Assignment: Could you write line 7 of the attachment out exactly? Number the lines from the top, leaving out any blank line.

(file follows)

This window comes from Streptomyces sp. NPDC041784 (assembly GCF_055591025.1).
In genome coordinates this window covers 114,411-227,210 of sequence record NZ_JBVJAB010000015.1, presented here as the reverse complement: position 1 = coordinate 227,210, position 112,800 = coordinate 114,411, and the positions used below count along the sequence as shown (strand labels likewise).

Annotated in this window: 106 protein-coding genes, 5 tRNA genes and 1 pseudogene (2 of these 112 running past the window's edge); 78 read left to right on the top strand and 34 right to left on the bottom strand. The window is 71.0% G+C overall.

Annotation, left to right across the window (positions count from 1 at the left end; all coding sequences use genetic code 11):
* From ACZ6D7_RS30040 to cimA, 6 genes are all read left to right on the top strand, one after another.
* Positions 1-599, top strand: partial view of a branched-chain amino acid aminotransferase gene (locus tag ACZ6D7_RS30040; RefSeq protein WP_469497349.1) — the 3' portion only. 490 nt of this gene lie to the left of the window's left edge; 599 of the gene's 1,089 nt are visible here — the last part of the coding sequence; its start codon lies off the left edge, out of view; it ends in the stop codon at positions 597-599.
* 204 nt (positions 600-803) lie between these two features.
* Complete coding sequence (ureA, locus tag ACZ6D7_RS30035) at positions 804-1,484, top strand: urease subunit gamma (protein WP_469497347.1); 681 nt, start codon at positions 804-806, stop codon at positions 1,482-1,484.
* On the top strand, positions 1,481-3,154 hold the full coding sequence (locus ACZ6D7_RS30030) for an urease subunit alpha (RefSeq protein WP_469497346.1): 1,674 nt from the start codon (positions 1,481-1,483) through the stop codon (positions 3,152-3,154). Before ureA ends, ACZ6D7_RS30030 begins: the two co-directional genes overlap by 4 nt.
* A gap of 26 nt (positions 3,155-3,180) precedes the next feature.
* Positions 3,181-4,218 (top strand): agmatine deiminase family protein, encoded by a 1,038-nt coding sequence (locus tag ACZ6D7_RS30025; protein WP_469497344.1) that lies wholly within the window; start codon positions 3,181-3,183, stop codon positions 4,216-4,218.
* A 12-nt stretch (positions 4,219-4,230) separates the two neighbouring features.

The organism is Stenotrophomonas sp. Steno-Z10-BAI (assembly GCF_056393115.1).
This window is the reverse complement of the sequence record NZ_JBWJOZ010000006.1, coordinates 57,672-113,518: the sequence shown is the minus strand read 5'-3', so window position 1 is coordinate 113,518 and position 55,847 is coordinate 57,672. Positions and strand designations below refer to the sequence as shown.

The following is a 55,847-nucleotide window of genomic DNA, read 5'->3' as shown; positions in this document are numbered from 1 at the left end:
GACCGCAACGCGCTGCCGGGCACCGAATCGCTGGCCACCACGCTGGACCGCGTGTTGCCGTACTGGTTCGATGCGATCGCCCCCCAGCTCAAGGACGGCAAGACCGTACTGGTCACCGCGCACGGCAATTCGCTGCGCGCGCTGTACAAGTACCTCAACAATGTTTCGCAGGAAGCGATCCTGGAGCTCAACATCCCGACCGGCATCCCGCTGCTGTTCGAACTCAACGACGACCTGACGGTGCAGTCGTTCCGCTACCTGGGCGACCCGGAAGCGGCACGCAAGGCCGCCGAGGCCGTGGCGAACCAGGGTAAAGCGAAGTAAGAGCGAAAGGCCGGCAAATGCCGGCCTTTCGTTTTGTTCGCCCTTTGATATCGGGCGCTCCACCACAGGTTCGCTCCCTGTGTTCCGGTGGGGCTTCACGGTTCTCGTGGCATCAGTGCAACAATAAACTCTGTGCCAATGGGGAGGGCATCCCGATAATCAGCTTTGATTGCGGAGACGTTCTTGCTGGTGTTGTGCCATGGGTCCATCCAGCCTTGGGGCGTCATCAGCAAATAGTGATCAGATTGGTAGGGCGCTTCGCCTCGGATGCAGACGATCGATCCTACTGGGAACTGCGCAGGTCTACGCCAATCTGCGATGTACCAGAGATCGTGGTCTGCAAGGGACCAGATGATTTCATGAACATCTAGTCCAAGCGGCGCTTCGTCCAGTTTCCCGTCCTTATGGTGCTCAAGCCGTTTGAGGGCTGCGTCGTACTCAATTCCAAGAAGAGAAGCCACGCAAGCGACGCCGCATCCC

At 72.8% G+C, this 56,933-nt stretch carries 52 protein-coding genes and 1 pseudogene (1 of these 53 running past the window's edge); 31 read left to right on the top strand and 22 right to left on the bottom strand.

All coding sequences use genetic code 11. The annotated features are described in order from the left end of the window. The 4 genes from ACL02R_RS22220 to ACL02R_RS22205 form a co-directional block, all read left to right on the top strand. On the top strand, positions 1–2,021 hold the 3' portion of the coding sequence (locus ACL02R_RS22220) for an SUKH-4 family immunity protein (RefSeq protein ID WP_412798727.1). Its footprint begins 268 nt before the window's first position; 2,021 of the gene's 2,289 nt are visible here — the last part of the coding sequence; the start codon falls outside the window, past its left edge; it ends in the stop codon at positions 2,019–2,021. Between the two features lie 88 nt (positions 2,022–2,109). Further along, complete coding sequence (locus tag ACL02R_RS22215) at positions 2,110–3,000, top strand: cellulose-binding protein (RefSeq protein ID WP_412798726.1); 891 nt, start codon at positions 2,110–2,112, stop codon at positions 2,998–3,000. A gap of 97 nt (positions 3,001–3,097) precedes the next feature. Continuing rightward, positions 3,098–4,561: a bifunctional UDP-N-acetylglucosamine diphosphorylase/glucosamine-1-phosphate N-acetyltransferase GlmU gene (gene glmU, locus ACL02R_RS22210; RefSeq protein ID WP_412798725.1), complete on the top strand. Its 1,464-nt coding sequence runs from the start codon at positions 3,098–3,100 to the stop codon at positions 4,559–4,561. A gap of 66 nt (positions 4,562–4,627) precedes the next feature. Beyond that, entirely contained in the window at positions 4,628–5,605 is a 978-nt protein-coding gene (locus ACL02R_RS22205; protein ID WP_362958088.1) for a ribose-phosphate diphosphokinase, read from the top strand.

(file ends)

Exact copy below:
* 204 nt (positions 600-803) lie between these two features.